How to write a book when you’re really, really busy

I am, as my mother would say, “a busy little beaver.” I write novels for HarperCollins, work full-time for a social and economic justice nonprofit, go to school at UCLA and run ultramarathons. I also sleep, eat, see my friends, post on Twitter and Facebook, blog, belong to a book club and watch a number of Mythbuster episodes.

One question comes up a lot, especially from other writers: “When do you write?”

The short answer to that is a good bit of the day on Sunday and most days after work. But what I think these folks mean is: “How do you write enough?” The answer to that is I plan. I have a spreadsheet. I tell people this. They don’t believe me. So here it is for my current book-in-progress:

Book schedule
Numbers in thousands represent the total word count by the end of that day. The smaller numbers are the editing process and represent total number of edited pages by the end of that day.

Click to enlarge image.

(It’s probably worth noting here that I don’t have children. If you have children, the idea that you could plan your work in a spreadsheet and have that resemble reality is probably hysterically funny. I have no idea how people with kids write books. You have to go ask one of them.)

When I start a new book, I sit down with my calendar and block off all the days when something out of my control will make it impossible for me to write that day. I don’t kid myself. I take two days a week off to have a life. For me, that’s Friday and Saturday. Friday, I’m at the day job, too, but mostly those are the days I intensively do all the other things that aren’t writing. So now I know how many days I REALLY have in the next several months to work.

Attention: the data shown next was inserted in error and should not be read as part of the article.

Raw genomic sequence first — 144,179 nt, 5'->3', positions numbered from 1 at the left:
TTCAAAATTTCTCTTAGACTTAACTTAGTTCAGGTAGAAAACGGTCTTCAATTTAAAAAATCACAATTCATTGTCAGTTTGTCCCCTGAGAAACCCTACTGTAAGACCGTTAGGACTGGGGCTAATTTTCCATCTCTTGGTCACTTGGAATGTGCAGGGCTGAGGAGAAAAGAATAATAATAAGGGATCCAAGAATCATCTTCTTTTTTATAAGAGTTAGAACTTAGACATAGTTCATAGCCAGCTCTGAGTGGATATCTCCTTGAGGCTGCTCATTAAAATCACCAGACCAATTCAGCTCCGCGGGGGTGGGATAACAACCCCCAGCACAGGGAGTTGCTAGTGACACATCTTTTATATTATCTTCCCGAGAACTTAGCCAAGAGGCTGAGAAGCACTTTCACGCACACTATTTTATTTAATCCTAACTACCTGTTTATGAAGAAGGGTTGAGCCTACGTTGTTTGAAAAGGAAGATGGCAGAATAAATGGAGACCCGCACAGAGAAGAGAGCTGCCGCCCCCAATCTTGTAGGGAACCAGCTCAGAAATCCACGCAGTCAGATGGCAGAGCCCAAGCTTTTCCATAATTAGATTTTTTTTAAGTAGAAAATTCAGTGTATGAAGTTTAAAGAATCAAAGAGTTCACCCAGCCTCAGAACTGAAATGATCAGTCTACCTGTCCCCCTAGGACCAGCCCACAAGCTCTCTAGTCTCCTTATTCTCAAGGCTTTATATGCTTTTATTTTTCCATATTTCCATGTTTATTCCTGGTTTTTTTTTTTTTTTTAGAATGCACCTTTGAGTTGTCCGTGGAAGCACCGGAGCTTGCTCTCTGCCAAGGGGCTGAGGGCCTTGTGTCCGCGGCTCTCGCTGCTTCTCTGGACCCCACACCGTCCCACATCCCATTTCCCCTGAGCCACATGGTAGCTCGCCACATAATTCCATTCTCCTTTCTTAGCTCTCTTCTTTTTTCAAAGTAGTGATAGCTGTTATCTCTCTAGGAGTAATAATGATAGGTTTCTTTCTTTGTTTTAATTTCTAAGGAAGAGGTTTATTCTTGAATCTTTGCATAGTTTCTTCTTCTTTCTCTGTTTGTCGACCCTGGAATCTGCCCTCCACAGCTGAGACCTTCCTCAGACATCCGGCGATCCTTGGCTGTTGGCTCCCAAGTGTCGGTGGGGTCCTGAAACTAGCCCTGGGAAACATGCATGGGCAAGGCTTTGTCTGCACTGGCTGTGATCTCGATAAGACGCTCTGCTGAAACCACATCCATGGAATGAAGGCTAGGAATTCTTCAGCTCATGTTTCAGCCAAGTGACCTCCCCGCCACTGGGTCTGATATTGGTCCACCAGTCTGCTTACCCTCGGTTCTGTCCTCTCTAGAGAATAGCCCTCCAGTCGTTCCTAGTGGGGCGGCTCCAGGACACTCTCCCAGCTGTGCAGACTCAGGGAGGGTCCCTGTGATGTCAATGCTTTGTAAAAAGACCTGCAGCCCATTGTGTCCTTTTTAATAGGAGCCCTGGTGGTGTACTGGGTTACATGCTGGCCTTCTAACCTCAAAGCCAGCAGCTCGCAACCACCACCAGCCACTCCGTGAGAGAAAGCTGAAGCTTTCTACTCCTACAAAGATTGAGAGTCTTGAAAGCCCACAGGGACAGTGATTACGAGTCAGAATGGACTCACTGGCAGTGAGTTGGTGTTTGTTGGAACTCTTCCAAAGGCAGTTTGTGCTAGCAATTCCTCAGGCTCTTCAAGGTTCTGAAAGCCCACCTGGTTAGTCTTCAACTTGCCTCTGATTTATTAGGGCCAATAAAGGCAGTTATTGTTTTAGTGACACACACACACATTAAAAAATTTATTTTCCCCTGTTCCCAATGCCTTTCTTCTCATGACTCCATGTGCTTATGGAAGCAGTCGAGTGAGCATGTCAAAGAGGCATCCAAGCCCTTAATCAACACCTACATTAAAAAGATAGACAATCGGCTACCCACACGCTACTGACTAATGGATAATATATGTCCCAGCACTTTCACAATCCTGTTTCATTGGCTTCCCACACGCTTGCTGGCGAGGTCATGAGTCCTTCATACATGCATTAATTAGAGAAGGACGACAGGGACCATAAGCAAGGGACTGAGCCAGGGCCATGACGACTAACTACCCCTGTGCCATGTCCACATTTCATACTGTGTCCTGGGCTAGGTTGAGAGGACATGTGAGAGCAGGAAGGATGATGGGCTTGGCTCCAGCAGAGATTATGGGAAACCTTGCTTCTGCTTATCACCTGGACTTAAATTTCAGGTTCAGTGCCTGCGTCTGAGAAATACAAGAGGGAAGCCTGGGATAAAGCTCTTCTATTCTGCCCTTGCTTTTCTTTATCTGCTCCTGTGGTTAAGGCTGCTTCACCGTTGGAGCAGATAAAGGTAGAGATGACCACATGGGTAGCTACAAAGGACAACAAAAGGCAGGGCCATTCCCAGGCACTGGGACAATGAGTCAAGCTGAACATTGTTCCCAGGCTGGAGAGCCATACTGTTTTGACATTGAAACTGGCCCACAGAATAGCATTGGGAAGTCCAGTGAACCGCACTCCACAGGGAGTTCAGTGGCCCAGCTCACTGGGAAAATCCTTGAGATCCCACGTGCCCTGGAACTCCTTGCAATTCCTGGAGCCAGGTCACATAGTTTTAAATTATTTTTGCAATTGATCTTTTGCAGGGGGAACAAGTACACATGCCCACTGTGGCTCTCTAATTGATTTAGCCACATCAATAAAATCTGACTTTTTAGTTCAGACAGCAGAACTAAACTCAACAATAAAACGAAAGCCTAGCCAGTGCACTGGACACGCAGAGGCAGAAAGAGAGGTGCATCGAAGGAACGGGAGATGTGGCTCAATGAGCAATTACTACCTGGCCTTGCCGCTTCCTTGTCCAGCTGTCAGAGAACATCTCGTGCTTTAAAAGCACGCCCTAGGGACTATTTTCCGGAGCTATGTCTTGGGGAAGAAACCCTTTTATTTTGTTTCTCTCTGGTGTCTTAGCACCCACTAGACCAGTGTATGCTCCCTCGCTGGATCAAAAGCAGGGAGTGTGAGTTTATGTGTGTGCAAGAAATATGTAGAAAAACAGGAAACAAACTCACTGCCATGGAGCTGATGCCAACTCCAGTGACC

Then it’s just math. Do I have a deadline? In this case, my agent wants me to have this sucker done by the end of the year. I’ve done this enough to know I like two editing passes, so I figure that in. How much time does that leave for a first draft? Divide probable word count by number of days to get words-per-day. In this case, it’s 2,000. I ask myself “Is that reasonable for me?” In my case, it is. Your mileage may vary.

Then I stick to it. I rework only if something shocking happens in the manuscript. That happened in this book. I trashed 50 pages and a complete outline when I realized my main character needed to age 10 very important years. Sometimes I have to be flexible, but I don’t allow myself to be lazy. There’s just not enough time.

This book stuff is freakin’ hard. This is how I get it done. Everyone does it differently. But we all do it for the same reason: We love it. We love it more than sleep and movies and happy hours. Being authors is integral to our personal identity, and we could more easily change our gender than change that fact.